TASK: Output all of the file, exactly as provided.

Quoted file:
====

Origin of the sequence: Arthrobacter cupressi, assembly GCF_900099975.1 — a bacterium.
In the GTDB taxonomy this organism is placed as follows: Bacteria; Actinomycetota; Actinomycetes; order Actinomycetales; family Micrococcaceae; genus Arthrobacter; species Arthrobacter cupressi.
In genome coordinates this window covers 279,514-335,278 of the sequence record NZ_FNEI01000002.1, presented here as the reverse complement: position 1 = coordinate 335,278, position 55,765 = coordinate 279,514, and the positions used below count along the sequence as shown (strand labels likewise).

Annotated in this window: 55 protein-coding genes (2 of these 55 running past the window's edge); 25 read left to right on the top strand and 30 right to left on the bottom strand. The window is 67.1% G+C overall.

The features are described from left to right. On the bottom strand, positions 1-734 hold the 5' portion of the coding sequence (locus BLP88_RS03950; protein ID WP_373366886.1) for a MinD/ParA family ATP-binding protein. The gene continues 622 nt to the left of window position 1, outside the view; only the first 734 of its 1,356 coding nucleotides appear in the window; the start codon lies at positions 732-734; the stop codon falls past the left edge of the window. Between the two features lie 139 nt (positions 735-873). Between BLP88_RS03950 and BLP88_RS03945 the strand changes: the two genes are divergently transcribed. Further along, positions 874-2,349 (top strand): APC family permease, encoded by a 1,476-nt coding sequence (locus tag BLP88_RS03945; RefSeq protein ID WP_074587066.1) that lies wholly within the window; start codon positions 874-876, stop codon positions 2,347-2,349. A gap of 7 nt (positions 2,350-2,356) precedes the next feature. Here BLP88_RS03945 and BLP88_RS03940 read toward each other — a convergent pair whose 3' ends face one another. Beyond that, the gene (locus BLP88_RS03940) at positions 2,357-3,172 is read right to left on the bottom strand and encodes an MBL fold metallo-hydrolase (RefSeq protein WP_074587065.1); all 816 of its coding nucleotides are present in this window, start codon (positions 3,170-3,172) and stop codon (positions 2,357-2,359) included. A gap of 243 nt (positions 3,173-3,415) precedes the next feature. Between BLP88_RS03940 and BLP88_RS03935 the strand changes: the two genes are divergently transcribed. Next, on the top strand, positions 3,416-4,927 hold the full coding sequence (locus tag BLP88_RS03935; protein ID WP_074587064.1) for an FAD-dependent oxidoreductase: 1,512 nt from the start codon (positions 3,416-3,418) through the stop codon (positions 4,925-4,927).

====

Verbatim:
Origin of the sequence: Arthrobacter cupressi, assembly GCF_900099975.1 — a bacterium.
In the GTDB taxonomy this organism is placed as follows: Bacteria; Actinomycetota; Actinomycetes; order Actinomycetales; family Micrococcaceae; genus Arthrobacter; species Arthrobacter cupressi.
In genome coordinates this window covers 279,514-335,278 of the sequence record NZ_FNEI01000002.1, presented here as the reverse complement: position 1 = coordinate 335,278, position 55,765 = coordinate 279,514, and the positions used below count along the sequence as shown (strand labels likewise).

Annotated in this window: 55 protein-coding genes (2 of these 55 running past the window's edge); 25 read left to right on the top strand and 30 right to left on the bottom strand. The window is 67.1% G+C overall.

The features are described from left to right. On the bottom strand, positions 1-734 hold the 5' portion of the coding sequence (locus BLP88_RS03950; protein ID WP_373366886.1) for a MinD/ParA family ATP-binding protein. The gene continues 622 nt to the left of window position 1, outside the view; only the first 734 of its 1,356 coding nucleotides appear in the window; the start codon lies at positions 732-734; the stop codon falls past the left edge of the window. Between the two features lie 139 nt (positions 735-873). Between BLP88_RS03950 and BLP88_RS03945 the strand changes: the two genes are divergently transcribed. Further along, positions 874-2,349 (top strand): APC family permease, encoded by a 1,476-nt coding sequence (locus tag BLP88_RS03945; RefSeq protein ID WP_074587066.1) that lies wholly within the window; start codon positions 874-876, stop codon positions 2,347-2,349. A gap of 7 nt (positions 2,350-2,356) precedes the next feature. Here BLP88_RS03945 and BLP88_RS03940 read toward each other — a convergent pair whose 3' ends face one another. Beyond that, the gene (locus BLP88_RS03940) at positions 2,357-3,172 is read right to left on the bottom strand and encodes an MBL fold metallo-hydrolase (RefSeq protein WP_074587065.1); all 816 of its coding nucleotides are present in this window, start codon (positions 3,170-3,172) and stop codon (positions 2,357-2,359) included. A gap of 243 nt (positions 3,173-3,415) precedes the next feature. Between BLP88_RS03940 and BLP88_RS03935 the strand changes: the two genes are divergently transcribed. Next, on the top strand, positions 3,416-4,927 hold the full coding sequence (locus tag BLP88_RS03935; protein ID WP_074587064.1) for an FAD-dependent oxidoreductase: 1,512 nt from the start codon (positions 3,416-3,418) through the stop codon (positions 4,925-4,927).